Family biography and autobiography are distilled through the alchemy of fiction to become the straightforward, gently lyrical "The Lineman's Diary." Winner of Kazakhstan's top Central Asian prize as well as the Fipresci award at Turin, pic will please a wide range of fest auds.
Family biography and autobiography are distilled through the alchemy of fiction to become the straightforward, gently lyrical “The Lineman’s Diary.” Helmer/scripter Zhanabek Zhetiruov, himself a former railroad lineman in a family of train workers, has a style trapped in Soviet-era filmmaking, but this paean to an elderly worker and his dedication to the rails boasts beautiful sepia lensing and a tight running time that many other helmers could learn from. Winner of Kazakhstan’s top Central Asian prize as well as the Fipresci award at Turin, pic will please a wide range of fest auds.
Tale is bookended by shots of an elderly blind man (Nurzhuman Ikhtymbayev) rocking back and forth on the railroad ties to check their soundness. He’s been doing the same job for decades, and, though his son officially took over his position, it’s the old man whose keen ear and extraordinary feel for the equipment proves more accurate than the new computer devices used to test the tracks.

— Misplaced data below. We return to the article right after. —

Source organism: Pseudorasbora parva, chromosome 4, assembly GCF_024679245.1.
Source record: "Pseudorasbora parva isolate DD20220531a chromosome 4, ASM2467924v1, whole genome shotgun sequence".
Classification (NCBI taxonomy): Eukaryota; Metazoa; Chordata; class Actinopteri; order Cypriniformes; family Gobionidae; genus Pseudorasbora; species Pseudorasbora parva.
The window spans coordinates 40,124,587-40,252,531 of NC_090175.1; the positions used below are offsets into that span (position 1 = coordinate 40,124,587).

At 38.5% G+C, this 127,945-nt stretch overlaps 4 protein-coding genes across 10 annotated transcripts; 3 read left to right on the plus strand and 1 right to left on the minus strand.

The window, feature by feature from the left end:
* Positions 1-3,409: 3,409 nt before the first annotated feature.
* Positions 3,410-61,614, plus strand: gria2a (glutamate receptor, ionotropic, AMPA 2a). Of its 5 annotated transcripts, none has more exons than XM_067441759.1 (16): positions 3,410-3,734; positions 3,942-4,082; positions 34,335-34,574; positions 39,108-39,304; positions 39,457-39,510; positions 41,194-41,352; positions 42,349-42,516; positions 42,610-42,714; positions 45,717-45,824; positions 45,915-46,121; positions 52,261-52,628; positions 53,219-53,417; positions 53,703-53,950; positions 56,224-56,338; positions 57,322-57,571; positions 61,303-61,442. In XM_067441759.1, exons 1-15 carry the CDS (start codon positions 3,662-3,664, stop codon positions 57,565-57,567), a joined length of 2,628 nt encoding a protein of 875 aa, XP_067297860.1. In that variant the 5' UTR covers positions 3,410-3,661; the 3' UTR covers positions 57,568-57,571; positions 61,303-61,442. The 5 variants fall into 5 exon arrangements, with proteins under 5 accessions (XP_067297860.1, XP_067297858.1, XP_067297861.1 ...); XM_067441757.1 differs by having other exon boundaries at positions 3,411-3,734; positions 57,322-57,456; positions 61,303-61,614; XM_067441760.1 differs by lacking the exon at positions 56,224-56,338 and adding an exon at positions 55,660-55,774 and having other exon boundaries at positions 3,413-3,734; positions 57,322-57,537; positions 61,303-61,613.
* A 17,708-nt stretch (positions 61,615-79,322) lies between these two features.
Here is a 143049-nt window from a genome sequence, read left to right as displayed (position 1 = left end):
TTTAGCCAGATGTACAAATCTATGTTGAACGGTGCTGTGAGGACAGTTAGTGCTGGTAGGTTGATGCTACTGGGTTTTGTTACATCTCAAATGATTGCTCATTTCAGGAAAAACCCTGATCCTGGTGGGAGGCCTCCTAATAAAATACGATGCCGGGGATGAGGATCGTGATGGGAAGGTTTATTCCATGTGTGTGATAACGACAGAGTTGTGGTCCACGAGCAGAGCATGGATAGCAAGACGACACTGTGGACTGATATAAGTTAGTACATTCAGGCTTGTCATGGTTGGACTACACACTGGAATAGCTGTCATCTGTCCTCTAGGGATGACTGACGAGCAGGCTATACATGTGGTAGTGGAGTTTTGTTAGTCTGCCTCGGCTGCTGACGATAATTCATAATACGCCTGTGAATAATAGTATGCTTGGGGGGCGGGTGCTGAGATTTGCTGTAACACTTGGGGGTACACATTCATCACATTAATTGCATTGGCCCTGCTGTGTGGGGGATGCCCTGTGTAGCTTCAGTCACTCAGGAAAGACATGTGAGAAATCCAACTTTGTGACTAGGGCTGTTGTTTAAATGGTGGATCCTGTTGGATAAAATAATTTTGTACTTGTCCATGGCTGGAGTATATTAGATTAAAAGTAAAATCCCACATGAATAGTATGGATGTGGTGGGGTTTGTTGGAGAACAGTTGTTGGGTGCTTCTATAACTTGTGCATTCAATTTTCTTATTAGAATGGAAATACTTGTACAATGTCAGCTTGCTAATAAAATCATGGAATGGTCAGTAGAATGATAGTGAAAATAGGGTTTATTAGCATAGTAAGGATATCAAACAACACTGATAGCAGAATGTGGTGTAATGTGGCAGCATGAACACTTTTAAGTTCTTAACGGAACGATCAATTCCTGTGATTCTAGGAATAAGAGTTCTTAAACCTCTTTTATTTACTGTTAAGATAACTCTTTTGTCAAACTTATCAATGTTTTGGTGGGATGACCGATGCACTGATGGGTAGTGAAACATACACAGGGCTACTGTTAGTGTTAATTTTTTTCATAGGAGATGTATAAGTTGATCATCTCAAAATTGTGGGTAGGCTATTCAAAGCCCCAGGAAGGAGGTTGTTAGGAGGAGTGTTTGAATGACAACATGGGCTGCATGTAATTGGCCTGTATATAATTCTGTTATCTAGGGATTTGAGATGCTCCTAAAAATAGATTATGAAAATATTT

While family dynamics are filled in a little bit — young grandson Sanat (Rustem Abdolda) goes off to boarding school in town, his parents quarrel over dad’s eye for the ladies — the core remains the old lineman and his love for the tracks. Though trains are a common theme in Kazakh films, the rails themselves have perhaps never been so lovingly described, counted off and cataloged as in the grandfather’s memory.
It’s partly this celebration of man-as-worker that gives “Lineman” such a Soviet feel, with its emphasis on individual responsibility to the greater collective. Lensing emphasizes the inherent dignity of the elderly protag, and the simplicity of the story, told in the purest of ways, contributes to the pre-glasnost feel. Silent archival footage of herdsmen on camels and bulls racing the newly arrived trains provides the only subtext, quietly reflecting on the social upheavals forced on the formerly nomadic society by the iron horse.
Zhetiruov struck unexpected gold when he found old B&W stock, a serendipitous compromise when he realized he hadn’t the funds to make a color feature. The resulting sepia-toned images give a warmth and sharpness severely lacking in this over-digitized age. Not just thesp Ikhtymbayev’s marvelous lined face but the expansive and remote windswept landscape greatly benefit from d.p. Boris Troshev’s skilled use of his medium.
Subtitles need a complete rewrite (English and Italian translations often differed significantly), and even pic’s title varies wildly, alternately given as “Notes By a Trackman,” “Notes of a Walkman,” “Lineman Notes,” and “Notes of a Traveling Inspector,” among others.